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Weather Does Not Influence COVID-19 Spread

By HospiMedica International staff writers
Posted on 19 Nov 2020
Temperature and humidity do not play a significant role in the diffusion of coronavirus among the population, according to a new study.

Researchers at Purdue University (Lafayette, IN, USA), Ohio State University (OSU, Columbus, USA), and the University of Texas (UTAustin; Austin TX, USA) conducted a study to evaluate the role of weather--considering equivalent temperature that combines the effect of humidity and air temperature--with particular consideration of urban density, mobility, homestay, demographic information, and mask use within communities. The scale ranged from U.S. states and counties to countries, regions, and the world at large.

Image: Weather has nearly no influence on Coronvirus spread (Photo courtesy of Getty Images)
Image: Weather has nearly no influence on Coronvirus spread (Photo courtesy of Getty Images)

Across scales, the scientists found that weather had nearly no influence. When compared with other factors (using a statistical metric that broke down the relative contribution of each factor toward a particular outcome), weather's relative importance at county scale was less than 3%, with no indication that any type of weather promoted spread over another. In contrast, the influence of human behavior was evident, such as taking trips (34%), spending time away from home (26%), population level (23%), and urban density (13%). The study was published on October 26, 2020, in the International Journal of Environmental Research and Public Health.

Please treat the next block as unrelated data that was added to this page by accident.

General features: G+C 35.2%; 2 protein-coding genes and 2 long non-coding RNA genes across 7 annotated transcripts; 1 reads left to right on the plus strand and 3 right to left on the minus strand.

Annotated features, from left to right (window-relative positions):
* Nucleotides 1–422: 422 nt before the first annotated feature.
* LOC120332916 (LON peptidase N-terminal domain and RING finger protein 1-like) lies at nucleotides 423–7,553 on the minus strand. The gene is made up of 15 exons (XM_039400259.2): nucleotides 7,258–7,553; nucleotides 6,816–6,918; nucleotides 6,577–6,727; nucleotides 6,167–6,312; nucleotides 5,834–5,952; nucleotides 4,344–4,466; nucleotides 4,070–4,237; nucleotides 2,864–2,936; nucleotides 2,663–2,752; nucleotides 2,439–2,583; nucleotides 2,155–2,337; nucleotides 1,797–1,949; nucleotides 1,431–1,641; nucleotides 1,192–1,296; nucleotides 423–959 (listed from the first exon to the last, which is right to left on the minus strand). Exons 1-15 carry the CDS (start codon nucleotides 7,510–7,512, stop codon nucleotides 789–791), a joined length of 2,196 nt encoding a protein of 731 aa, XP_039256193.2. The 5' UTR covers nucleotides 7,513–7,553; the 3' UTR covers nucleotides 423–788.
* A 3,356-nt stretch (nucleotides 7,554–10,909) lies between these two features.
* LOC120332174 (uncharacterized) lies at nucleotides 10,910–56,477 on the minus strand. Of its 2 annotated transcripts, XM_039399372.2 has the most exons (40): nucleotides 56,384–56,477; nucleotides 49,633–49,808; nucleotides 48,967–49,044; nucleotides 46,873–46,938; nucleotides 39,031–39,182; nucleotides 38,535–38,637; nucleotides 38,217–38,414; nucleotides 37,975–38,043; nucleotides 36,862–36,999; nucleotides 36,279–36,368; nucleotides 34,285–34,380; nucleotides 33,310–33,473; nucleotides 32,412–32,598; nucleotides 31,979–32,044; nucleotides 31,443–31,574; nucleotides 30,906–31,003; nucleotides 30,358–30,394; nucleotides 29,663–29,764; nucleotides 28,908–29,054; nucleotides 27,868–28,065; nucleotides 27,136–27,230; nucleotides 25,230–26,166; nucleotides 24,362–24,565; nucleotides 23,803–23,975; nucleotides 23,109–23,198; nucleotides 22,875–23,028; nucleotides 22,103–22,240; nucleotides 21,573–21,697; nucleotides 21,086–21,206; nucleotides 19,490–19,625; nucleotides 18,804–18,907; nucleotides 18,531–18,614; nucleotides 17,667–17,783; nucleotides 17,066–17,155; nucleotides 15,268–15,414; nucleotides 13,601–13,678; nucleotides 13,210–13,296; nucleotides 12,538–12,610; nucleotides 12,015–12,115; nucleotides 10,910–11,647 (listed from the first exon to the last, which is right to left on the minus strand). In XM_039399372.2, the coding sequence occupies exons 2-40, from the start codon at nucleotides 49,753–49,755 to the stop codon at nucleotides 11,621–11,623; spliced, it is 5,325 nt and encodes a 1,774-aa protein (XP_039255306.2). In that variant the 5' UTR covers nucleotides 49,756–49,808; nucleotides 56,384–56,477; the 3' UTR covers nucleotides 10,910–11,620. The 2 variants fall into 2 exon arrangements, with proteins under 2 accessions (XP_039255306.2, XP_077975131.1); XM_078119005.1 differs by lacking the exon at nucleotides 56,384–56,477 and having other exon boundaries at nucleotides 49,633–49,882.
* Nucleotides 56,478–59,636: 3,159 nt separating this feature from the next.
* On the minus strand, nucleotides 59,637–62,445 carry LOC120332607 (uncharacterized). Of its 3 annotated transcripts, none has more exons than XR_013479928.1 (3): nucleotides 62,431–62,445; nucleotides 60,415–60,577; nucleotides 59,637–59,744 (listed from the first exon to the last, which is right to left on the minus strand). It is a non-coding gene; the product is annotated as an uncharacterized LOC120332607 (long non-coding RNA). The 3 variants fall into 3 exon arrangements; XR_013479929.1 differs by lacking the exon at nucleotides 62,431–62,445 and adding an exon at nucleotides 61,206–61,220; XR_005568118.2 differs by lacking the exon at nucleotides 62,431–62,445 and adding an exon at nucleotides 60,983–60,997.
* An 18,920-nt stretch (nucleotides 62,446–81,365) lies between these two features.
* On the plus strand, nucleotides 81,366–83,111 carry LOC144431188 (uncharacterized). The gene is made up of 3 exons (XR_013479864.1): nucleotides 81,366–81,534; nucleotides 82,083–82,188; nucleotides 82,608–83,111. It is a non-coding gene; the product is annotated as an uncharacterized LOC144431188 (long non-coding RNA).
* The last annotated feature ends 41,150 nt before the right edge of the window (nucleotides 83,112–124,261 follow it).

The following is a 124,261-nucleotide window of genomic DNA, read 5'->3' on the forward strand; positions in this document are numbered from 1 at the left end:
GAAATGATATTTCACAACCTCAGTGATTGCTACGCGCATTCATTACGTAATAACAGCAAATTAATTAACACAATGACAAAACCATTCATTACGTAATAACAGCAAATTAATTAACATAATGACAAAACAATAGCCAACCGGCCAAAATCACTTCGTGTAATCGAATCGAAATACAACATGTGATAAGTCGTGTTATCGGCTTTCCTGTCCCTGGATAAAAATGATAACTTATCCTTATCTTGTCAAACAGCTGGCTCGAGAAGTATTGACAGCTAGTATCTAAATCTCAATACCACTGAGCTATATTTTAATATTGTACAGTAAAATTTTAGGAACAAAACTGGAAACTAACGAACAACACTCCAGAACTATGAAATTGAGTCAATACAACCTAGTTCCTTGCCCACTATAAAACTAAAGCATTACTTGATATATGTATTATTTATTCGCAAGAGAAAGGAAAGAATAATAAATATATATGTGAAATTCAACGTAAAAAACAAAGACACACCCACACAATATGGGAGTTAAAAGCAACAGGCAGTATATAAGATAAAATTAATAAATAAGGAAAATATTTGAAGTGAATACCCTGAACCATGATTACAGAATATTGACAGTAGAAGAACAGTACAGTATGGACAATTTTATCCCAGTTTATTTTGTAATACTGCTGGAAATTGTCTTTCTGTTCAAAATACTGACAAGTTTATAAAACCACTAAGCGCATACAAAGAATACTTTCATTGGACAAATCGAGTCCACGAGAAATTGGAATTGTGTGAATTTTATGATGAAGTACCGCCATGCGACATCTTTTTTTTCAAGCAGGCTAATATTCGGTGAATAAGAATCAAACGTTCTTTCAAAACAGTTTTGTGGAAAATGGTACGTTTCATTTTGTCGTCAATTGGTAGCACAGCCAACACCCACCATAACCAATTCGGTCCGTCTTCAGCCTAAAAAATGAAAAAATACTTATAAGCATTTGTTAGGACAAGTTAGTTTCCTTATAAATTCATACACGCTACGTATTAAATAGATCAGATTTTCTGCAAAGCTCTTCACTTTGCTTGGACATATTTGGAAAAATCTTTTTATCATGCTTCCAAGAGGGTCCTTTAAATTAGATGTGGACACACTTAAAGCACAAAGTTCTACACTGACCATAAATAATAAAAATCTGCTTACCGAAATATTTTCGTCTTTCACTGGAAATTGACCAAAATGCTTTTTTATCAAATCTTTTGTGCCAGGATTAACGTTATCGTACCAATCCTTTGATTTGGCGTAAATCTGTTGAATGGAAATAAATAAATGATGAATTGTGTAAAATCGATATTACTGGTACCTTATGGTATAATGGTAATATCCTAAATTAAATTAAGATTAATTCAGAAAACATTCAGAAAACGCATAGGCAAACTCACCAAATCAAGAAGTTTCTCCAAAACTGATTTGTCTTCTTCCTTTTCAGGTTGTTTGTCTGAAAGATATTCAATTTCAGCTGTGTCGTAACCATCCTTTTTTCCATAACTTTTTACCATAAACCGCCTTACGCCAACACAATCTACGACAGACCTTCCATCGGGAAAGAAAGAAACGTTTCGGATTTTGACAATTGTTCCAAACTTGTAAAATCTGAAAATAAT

“We have been looking at weather and climate outlooks as a system that we scale down, down, down and then seeing how it might affect humans. Now, we are flipping the case and upscaling, starting at human exposure scale and then going outwards,” said Professor Dev Niyogi, PhD, of the UT Austin Jackson School of Geosciences. “The effect of weather is low, and other features such as mobility have more impact than weather. In terms of relative importance, weather is one of the last parameters.”

Prior evaluations of the relationship between COVID-19 and weather indicated an inconsistent role of meteorology in the transmission rate. While some effects due to weather may exist, misconceptions and biases regarding the impact of meteorological variables alone confound the issue, without considering the urban metabolism and environment.

Related Links:
Purdue University
Ohio State University
University of Texas



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